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The Angiosarcoma Project: enabling genomic and clinical discoveries in a rare cancer through patient-partnered research

By Corrie A. Painter, Esha Jain, Brett N Tomson, Michael Dunphy, Rachel E Stoddard, Beena S Thomas, Alyssa L Damon, Shahrayz Shah, Dewey Kim, Jorge Gómez Tejeda Zañudo, Jason L Hornick, Yen-Lin Chen, Priscilla Merriam, Chandrajit P Raut, George D Demetri, Brian A. Van Tine, Eric S Lander, Todd R. Golub, Nikhil Wagle

Posted 26 Aug 2019
bioRxiv DOI: 10.1101/741744 (published DOI: 10.1038/s41591-019-0749-z)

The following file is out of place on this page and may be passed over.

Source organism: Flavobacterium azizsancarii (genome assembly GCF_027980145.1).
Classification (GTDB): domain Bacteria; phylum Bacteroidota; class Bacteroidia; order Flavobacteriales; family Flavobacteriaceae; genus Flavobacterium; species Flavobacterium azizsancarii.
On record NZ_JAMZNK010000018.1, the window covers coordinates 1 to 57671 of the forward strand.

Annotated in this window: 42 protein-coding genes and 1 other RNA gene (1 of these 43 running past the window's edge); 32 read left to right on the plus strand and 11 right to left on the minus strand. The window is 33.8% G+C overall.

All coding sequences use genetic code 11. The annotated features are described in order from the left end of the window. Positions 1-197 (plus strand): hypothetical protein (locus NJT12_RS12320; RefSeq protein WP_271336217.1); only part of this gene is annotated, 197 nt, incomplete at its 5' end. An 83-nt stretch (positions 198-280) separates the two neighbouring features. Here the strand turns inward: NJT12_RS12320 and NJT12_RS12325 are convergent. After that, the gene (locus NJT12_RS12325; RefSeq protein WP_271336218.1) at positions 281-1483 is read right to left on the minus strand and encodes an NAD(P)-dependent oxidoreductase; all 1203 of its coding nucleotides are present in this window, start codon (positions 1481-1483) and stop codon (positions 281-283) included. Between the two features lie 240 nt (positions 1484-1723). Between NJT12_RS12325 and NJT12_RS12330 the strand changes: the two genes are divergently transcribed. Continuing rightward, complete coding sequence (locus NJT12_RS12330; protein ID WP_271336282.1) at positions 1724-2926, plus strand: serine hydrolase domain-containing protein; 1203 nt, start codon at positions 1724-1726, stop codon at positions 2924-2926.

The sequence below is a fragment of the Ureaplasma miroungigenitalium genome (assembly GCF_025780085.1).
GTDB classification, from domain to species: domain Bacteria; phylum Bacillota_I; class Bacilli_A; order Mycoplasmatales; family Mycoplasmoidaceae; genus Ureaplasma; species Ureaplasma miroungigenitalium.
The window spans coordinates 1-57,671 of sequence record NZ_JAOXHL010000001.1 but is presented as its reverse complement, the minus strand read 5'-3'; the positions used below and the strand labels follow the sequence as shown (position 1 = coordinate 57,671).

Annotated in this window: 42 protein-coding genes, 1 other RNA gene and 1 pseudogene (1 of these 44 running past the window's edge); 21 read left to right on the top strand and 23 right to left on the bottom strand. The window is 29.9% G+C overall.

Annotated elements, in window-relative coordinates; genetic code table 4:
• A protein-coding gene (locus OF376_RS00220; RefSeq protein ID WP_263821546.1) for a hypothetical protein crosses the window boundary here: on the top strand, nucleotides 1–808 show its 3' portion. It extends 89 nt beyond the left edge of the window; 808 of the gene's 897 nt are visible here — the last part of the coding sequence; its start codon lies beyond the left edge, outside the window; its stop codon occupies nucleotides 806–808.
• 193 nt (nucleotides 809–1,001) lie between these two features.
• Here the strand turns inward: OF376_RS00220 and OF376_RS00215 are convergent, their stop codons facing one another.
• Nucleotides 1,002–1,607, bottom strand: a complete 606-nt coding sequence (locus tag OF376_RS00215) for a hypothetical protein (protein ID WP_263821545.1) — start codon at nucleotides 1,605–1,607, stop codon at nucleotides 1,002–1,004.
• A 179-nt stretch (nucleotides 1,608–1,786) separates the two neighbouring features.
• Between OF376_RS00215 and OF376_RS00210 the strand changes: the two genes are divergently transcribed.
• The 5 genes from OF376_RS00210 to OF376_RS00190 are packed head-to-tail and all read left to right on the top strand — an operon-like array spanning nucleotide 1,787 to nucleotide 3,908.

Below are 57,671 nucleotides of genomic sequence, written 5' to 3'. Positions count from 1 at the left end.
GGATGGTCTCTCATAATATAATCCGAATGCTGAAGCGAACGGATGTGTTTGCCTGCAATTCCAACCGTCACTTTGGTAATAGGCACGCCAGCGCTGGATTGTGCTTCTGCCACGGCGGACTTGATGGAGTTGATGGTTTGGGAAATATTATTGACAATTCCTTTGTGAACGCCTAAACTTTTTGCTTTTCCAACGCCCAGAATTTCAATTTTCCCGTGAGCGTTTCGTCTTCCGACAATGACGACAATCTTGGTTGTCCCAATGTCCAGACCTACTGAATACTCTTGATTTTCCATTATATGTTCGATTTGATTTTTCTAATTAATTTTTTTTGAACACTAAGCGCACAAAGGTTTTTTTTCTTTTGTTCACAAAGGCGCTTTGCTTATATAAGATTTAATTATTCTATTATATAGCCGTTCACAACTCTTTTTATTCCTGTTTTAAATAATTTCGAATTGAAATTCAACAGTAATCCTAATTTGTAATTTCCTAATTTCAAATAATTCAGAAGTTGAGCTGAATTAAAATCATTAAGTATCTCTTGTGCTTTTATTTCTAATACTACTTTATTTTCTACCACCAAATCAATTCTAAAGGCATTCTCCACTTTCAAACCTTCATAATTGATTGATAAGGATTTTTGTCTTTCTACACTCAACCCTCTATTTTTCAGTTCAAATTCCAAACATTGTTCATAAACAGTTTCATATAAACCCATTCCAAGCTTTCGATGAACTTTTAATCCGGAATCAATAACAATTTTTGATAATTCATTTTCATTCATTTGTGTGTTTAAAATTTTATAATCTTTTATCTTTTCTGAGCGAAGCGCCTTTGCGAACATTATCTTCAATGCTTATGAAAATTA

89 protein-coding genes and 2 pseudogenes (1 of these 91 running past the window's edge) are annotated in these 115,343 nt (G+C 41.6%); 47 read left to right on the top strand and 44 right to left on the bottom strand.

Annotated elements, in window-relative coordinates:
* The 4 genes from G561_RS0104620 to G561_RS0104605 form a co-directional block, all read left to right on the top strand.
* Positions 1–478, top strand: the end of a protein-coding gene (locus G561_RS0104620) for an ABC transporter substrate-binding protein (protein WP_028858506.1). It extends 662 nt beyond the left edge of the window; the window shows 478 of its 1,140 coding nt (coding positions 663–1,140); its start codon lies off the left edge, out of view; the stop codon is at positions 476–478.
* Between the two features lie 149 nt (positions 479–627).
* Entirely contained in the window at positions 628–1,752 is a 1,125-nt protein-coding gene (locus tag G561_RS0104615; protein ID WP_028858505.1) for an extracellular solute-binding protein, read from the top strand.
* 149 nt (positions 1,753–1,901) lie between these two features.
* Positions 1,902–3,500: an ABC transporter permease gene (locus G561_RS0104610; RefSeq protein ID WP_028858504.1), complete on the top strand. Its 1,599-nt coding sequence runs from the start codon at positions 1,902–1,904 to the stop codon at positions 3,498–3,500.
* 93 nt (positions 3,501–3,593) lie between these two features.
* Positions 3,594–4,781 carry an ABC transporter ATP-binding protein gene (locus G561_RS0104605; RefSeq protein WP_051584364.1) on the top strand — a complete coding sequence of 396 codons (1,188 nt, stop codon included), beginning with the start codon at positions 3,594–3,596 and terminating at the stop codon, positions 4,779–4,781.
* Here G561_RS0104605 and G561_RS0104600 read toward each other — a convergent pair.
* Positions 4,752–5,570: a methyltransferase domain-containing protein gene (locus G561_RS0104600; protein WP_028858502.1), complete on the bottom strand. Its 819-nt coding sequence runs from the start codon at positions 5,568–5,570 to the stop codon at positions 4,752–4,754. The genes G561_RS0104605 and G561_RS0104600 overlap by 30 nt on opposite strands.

Despite collectively accounting for 25% of tumors in U.S. adults, rare cancers have significant unmet clinical needs as they are difficult to study due to low incidence and geographically dispersed patient populations. We sought to assess whether a patient-partnered research approach using online engagement can overcome these challenges and accelerate scientific discovery in rare cancers, focusing on angiosarcoma (AS), an exceedingly rare sarcoma with a dismal prognosis and an annual U.S. incidence of 300 cases. Here, we describe the development of the Angiosarcoma Project (ASCproject), an initiative enabling patients across the U.S. and Canada to remotely share their clinical information and biospecimens for research. The project generates and publicly releases clinically annotated genomic data on tumor and germline specimens on an ongoing basis. Over 18 months, 338 AS patients registered for the ASCproject, comprising a significant fraction of all patients. Whole exome sequencing of 47 AS tumors revealed several recurrently mutated genes, including KDR, TP53, and PIK3CA. Activating mutations in PIK3CA were observed nearly exclusively in primary breast AS, suggesting a therapeutic rationale in these patients. AS of the head, neck, face, and scalp (HNFS) was associated with high tumor mutation burden and a dominant mutational signature of UV light exposure, suggesting that UV damage may be a causative factor in HNFS AS and that this AS subset might be amenable to immune checkpoint inhibitor therapy. Medical record review revealed two patients with HNFS AS received off-label treatment with anti-PD-1 therapy and experienced exceptional responses, highlighting immune checkpoint inhibition as a therapeutic avenue for HNFS AS. This patient-partnered approach has catalyzed an opportunity to discover the etiology and potential therapies for AS patients. Collectively, this proof of concept study demonstrates that empowering patients to directly participate in research can overcome barriers in rare diseases and enable biological and clinical discoveries.

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